“A lot of folk are ignorant. People watch a couple of Stevie Ray Vaughan videos and think all they need is distortion and fast licks”: Christone ‘Kingfish’ Ingram on where guitarists “go wrong” when playing the blues

Christone 'Kingfish' Ingram performs live onstage
(Image credit: Kevin Winter/Getty Images for Crossroads Guitar Festival)

Christone ‘Kingfish’ Ingram isn’t just one of the best blues guitar players – and, indeed, one of the best electric guitar players – currently around, he’s also one of the genre’s best ambassadors.

As the heir to the Delta blues crown, the Fender signature artist has made his name curating a fretboard phrasebook like no other – one that is deeply rooted in an appreciation and understanding of the musical, historical, and cultural provenance of the blues.

It’s this acute awareness of where the blues comes from that separates good blues guitarists from great ones, and, as Kingfish has observed, it’s an awareness that many blues players lack.

Speaking in the new issue of Total Guitar, Kingfish took the opportunity to reflect on the state of blues music in 2023, and noted that many modern blues fans are ignorant to the wider history of the genre.

Indeed, as he eloquently explains, being adept at the blues isn’t just a case of listening to famous players, recreating their tone, and learning their solos – it's also about researching and understanding the genre’s history.

“A lot of folk are ignorant, they don’t understand the true meaning of the blues,” Kingfish noted. “People watch a couple of Stevie Ray Vaughan videos and think all they need is distortion and fast licks! 

“But that’s not true,” he continued. “You have to go back and appreciate why this music was made by our forefathers. You have to understand this music was born out of pain and suffering. It wasn’t all about guitar solos or ‘my baby left me!’”

That, he says, is the crux of the issue surrounding modern blues: guitarists are quick to learn the tricks of the trade – the licks, riffs, solos, and wider musical workings of the discipline – but neglect to research the history of slavery and racial oppression from which the music itself is derived from.

That’s where a lot of people go wrong – they haven’t tried to find out or understand what the blues is all about

Christone 'Kingfish' Ingram

“That’s where a lot of people go wrong – they haven’t tried to find out or understand what the blues is all about,” Kingfish went on. “It’s cool, whatever, but I feel like people should learn the history before they go into something properly and think they totally ‘get’ it.”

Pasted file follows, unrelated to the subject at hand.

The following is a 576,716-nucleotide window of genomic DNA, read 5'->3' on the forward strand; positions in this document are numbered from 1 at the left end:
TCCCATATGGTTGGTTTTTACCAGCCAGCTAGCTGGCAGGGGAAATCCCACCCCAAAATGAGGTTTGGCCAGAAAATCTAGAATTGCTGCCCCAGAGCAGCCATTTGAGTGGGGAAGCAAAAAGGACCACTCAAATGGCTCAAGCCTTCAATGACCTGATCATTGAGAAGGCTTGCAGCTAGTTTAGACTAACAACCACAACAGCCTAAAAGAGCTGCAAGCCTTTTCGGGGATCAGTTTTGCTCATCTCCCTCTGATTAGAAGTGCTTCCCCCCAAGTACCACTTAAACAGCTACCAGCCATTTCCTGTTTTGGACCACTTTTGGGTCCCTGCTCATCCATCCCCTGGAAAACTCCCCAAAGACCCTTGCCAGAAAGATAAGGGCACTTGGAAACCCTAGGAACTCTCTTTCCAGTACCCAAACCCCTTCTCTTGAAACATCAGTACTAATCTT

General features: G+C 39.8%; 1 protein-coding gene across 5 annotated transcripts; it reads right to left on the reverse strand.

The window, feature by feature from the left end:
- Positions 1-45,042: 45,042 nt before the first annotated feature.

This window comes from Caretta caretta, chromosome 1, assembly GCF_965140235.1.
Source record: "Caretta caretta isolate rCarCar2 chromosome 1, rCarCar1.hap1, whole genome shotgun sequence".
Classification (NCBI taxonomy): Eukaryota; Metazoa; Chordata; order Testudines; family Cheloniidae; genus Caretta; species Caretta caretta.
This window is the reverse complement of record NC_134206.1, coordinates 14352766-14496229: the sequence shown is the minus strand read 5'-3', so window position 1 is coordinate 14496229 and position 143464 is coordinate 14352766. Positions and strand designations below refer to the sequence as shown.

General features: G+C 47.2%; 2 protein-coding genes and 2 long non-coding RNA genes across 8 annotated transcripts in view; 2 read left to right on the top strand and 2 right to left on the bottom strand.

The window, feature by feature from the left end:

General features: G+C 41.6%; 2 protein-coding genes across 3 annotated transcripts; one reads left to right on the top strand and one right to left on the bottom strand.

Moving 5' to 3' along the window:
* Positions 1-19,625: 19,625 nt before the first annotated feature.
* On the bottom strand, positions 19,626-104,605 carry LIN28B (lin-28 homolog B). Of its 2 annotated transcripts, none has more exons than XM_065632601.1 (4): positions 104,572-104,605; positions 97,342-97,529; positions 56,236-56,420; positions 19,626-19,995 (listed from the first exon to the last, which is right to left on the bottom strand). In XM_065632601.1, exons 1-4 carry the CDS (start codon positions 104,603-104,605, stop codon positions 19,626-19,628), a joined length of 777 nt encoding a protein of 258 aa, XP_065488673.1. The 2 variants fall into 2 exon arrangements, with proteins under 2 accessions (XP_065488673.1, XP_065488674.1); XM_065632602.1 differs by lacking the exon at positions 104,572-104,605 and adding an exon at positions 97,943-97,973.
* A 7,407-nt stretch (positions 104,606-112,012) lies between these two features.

It’s not the first time Kingfish has spoken about the state of the blues world in the modern age. During a conversation with Guitar World back in 2021, the Tele-toting titan argued there was “a lot wrong with the blues genre right now”, and similarly pointed to a lack of cultural understanding surrounding the blues.

“A lot of people don’t think about the history and the significance of the actual culture when it comes to blues. Like, today: we have this lineup. I don’t think we’ve seen an all-Black blues lineup in years, which is kind of sad. 

“With the African-American culture being the foundation of the blues genre, that’s sad. A lot of that’s going on, a lot of being a blind eye to the history in the preservation of the blues.”

To read Kingfish's new interview with Total Guitar, head over to Magazines Direct to pick up issue 377, which also contains a breakdown of The Rolling Stones’ greatest-ever riffs.

In other Kingfish news, the guitarist recently put his blues chops on display during Eric Clapton's Crossroads festival, which saw him team up with Eric Gales and Samantha Fish to perform a standard beloved by Jeff Beck.

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Matt Owen

Matt is a Staff Writer, writing for Guitar World, Guitarist and Total Guitar. He has a Masters in the guitar, a degree in history, and has spent the last 16 years playing everything from blues and jazz to indie and pop. When he’s not combining his passion for writing and music during his day job, Matt records for a number of UK-based bands and songwriters as a session musician.

With contributions from